ORA-12549: TNS:operating system resource quota exceeded
Block change tracking service stopping.

The last message shows the true error. The error was “operating system resource quota exceeded”, making the diskgroup unavailable. Since the ASM diskgroup was down, all the files were also not available, including BCT file. Surprisingly, Oracle decided to stop BCT altogether rather than report it as a problem and let the user decide the next steps. So block change tracking was silently disabled and the DBAs didn't get a hint of that. Ouch!


Well, now that we discovered the issue, we took the necessary steps to correct it. Because of the usual change control process, it took some time to have the change approved and put in place. We executed the following to put the BCT file.

alter database enable block change tracking using file '+DG1/change_tracking.dbf'

The entry in alert log confirms it (all all nodes)

Block change tracking file is current.

But this does not solve the issue completely. to use block change tracking, there has to be a baseline, which is generally a full backup. We never take a full backup. We always take an incremental image copy and then merge to a full backup on a separate location. So, the first order of business was to take a full backup. After that we immediately took an incremental. It took just about an hour, down from some 18+ hours earlier.

Here is some analysis. Looking at the backup of just one file - file#1, i.e. SYSTEM datafile:

from v$backup_datafile
where file# = 1
order by 1

The output:

--------- --- ---------- -----------
18-AUG-08 NO 31713 524288
18-AUG-08 NO 10960 524288
20-AUG-08 NO 12764 524288
21-AUG-08 NO 5612 524288
22-AUG-08 NO 11089 524288
23-AUG-08 NO 8217 524288
23-AUG-08 NO 8025 524288
25-AUG-08 NO 3230 524288
26-AUG-08 NO 6629 524288
27-AUG-08 NO 11094 524288 <= the filesize was increased 28-AUG-08 NO 3608 786432 29-AUG-08 NO 8199 786432 29-AUG-08 NO 12893 786432 31-AUG-08 YES 1798 6055 01-SEP-08 YES 7664 35411

Columns descriptions:

USE - was Block Change Tracking used?
BLOCKS - the number of blocks backed up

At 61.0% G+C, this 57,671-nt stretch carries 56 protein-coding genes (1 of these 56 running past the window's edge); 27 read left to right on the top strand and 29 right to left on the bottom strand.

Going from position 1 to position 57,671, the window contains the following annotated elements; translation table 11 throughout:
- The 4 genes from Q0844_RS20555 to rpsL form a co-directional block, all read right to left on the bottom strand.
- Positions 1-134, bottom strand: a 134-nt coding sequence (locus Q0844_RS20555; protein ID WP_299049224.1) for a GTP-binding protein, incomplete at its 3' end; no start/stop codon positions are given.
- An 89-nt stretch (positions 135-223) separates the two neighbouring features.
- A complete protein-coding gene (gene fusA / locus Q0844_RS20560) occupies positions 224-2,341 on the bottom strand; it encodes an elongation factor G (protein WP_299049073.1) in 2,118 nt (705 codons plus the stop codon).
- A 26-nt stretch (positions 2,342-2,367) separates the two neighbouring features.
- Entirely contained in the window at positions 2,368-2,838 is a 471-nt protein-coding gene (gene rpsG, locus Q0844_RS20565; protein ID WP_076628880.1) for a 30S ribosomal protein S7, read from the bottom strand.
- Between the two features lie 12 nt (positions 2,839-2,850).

BLOCKS_READ - the number of blocks read by the backup

Note, when the BCT was not used, the *entire* file - 524288 blocks - were
being read every time. Of course only a percent of that was being backed up
since that percentage changed; but the whole file was being checked.
After BCT, note how the "blocks read" number dropped dramatically. That is
the magic behind the dropped time.

I wanted to find out exactly how much I/O savings BCT was bringing us. A simple query would show that:

from v$backup_datafile

The output:

That's just 9.58%. After BCT, only 9.58% of the blocks of the datafiles were scanned! Consider the impact of that. Before BCT, the entire file was scanned for changed blocks. After BCT, only about 9.58% of the blocks were scanned for changed blocks. Just 9.58%. How sweet is that?!!!

Here are three representative files:

File# Blocks Read Actual # of blocks Pct Read
----- ------------- ------------------- --------
985 109 1254400 .009
986 1 786432 .000
987 1 1048576 .000

Note, files 986 and 987 were virtually unread (only one block was read). Before BCT, all the 1048576 blocks were read; after BCT only 1 was. This makes perfect sense. These files are essentially older data; so nothing changes there. RMAN incremental is now blazing fast because it scans less than 10% of the blocks. The I/O problem disappered too, making the database performance even better.

So, we started with some random I/O issue, causing a node failure, which led to increased time for incremental, which was tracjed down to a block change tracking file being suspended by Oracle silently without raising an error.


The single biggest takeway you should get is that just because it is defined, don't get the idea it is going to be there. So, a periodic check for the BCT file is a must. I will work on developing an automated tool to check for non-use of BCT file. The tool will essentially issue:

SELECT count(1)
FROM v$backup_datafile

If the output is >1, then an alert should be issued. Material for the next blog. Thanks for reading.